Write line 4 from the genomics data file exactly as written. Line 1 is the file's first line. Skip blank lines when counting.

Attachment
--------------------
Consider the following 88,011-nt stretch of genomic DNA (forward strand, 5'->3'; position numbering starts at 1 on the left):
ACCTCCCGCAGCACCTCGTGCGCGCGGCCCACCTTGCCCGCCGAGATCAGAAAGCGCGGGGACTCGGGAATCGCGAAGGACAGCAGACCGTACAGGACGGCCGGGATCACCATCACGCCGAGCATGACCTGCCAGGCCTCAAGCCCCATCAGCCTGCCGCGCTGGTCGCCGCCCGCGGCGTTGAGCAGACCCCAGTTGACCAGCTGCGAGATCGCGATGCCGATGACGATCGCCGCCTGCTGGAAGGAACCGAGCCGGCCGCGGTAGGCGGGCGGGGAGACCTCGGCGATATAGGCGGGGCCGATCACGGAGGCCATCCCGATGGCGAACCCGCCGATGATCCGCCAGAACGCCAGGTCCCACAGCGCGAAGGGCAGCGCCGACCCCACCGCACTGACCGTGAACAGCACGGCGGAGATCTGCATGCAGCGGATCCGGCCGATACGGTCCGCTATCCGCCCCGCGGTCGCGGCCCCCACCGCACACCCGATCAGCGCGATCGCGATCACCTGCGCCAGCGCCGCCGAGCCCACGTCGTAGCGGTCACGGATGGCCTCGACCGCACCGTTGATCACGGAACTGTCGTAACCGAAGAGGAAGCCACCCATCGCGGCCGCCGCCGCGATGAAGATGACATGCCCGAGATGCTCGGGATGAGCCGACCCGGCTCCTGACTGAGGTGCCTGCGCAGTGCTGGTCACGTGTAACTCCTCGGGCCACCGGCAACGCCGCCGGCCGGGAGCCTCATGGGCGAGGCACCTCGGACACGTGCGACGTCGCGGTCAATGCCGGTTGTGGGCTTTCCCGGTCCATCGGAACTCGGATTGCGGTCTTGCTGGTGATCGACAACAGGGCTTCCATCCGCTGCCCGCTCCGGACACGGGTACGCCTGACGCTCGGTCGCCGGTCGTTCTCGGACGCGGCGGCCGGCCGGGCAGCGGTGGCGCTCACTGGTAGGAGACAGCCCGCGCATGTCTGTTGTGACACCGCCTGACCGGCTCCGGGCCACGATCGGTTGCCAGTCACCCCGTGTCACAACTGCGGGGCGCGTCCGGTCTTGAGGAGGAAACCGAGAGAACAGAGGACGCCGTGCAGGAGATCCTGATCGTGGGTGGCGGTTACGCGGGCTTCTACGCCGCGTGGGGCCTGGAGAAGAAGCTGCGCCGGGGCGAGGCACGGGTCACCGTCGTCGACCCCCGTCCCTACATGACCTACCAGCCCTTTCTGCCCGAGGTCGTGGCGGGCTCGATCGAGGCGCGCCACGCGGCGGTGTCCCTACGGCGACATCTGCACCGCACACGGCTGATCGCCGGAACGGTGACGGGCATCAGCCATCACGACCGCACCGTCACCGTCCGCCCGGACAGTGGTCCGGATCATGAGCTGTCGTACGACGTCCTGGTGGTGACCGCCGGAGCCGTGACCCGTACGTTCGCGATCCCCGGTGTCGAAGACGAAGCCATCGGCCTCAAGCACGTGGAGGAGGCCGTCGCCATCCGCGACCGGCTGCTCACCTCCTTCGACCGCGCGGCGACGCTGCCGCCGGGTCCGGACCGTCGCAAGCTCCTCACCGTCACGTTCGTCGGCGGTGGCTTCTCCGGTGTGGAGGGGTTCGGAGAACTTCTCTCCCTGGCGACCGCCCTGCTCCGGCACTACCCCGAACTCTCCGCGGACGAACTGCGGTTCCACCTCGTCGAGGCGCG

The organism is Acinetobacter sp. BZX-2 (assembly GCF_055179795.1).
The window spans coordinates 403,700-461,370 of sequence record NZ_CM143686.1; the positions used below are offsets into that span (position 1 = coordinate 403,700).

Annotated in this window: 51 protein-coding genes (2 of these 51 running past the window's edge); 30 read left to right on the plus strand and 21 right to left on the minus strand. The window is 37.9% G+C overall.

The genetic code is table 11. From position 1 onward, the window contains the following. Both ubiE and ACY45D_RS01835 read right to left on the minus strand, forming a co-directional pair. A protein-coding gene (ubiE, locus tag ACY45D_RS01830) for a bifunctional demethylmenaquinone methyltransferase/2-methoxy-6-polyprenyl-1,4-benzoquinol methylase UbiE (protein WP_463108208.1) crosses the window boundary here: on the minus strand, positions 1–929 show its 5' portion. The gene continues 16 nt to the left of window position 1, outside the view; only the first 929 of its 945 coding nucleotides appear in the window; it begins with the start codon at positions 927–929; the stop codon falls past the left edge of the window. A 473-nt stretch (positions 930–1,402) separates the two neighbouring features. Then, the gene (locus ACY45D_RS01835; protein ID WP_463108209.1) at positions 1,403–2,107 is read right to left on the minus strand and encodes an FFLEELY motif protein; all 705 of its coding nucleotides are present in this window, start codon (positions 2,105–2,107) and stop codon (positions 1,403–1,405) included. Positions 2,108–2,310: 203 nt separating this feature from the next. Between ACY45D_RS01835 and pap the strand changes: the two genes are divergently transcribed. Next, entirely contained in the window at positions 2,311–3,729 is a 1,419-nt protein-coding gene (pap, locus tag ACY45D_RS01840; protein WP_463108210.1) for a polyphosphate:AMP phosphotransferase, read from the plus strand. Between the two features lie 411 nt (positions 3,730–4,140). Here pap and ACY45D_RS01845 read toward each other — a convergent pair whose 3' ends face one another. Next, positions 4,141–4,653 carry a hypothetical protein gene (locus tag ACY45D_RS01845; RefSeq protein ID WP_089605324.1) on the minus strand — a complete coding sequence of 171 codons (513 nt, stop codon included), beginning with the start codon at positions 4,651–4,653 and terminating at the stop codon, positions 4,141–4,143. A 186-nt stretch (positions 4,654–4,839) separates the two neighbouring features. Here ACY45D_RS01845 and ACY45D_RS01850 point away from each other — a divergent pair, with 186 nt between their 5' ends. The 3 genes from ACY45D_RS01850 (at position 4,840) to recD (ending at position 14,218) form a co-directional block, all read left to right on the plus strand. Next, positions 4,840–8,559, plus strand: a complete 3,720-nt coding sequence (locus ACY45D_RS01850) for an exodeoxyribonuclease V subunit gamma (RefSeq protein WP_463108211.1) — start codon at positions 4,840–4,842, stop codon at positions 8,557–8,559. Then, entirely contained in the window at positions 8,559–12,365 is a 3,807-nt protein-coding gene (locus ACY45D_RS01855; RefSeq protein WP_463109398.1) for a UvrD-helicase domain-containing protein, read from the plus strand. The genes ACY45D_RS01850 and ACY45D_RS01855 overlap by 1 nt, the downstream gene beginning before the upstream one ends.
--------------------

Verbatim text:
The window spans coordinates 403,700-461,370 of sequence record NZ_CM143686.1; the positions used below are offsets into that span (position 1 = coordinate 403,700).